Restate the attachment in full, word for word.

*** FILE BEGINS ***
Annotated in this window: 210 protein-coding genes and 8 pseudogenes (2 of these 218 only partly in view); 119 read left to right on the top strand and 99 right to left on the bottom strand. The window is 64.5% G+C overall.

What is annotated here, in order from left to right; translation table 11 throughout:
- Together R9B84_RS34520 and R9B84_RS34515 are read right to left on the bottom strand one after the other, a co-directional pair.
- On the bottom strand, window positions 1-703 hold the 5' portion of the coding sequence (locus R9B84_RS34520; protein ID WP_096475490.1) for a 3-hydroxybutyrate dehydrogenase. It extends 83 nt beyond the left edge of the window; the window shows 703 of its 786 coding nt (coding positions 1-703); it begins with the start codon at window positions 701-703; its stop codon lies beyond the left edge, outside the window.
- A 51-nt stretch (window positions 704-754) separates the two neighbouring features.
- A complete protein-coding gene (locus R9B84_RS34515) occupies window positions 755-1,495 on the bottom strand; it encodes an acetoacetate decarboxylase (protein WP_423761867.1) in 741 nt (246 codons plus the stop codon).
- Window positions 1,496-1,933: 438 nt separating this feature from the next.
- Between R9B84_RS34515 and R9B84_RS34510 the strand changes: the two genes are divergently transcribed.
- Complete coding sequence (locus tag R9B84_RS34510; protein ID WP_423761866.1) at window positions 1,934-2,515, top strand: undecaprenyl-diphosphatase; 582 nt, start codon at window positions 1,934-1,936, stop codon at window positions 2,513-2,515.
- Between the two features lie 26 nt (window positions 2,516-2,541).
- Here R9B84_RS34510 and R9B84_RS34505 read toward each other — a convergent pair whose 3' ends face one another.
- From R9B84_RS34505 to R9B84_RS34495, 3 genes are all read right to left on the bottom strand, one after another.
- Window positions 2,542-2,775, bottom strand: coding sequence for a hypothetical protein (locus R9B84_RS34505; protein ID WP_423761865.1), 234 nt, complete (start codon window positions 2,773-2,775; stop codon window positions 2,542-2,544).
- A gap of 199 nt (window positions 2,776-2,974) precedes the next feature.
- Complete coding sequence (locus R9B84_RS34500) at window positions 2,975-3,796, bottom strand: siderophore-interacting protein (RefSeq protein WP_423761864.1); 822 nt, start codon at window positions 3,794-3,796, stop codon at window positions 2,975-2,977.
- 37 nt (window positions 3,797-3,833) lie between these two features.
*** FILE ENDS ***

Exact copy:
Annotated in this window: 210 protein-coding genes and 8 pseudogenes (2 of these 218 only partly in view); 119 read left to right on the top strand and 99 right to left on the bottom strand. The window is 64.5% G+C overall.

What is annotated here, in order from left to right; translation table 11 throughout:
- Together R9B84_RS34520 and R9B84_RS34515 are read right to left on the bottom strand one after the other, a co-directional pair.
- On the bottom strand, window positions 1-703 hold the 5' portion of the coding sequence (locus R9B84_RS34520; protein ID WP_096475490.1) for a 3-hydroxybutyrate dehydrogenase. It extends 83 nt beyond the left edge of the window; the window shows 703 of its 786 coding nt (coding positions 1-703); it begins with the start codon at window positions 701-703; its stop codon lies beyond the left edge, outside the window.
- A 51-nt stretch (window positions 704-754) separates the two neighbouring features.
- A complete protein-coding gene (locus R9B84_RS34515) occupies window positions 755-1,495 on the bottom strand; it encodes an acetoacetate decarboxylase (protein WP_423761867.1) in 741 nt (246 codons plus the stop codon).
- Window positions 1,496-1,933: 438 nt separating this feature from the next.
- Between R9B84_RS34515 and R9B84_RS34510 the strand changes: the two genes are divergently transcribed.
- Complete coding sequence (locus tag R9B84_RS34510; protein ID WP_423761866.1) at window positions 1,934-2,515, top strand: undecaprenyl-diphosphatase; 582 nt, start codon at window positions 1,934-1,936, stop codon at window positions 2,513-2,515.
- Between the two features lie 26 nt (window positions 2,516-2,541).
- Here R9B84_RS34510 and R9B84_RS34505 read toward each other — a convergent pair whose 3' ends face one another.
- From R9B84_RS34505 to R9B84_RS34495, 3 genes are all read right to left on the bottom strand, one after another.
- Window positions 2,542-2,775, bottom strand: coding sequence for a hypothetical protein (locus R9B84_RS34505; protein ID WP_423761865.1), 234 nt, complete (start codon window positions 2,773-2,775; stop codon window positions 2,542-2,544).
- A gap of 199 nt (window positions 2,776-2,974) precedes the next feature.
- Complete coding sequence (locus R9B84_RS34500) at window positions 2,975-3,796, bottom strand: siderophore-interacting protein (RefSeq protein WP_423761864.1); 822 nt, start codon at window positions 3,794-3,796, stop codon at window positions 2,975-2,977.
- 37 nt (window positions 3,797-3,833) lie between these two features.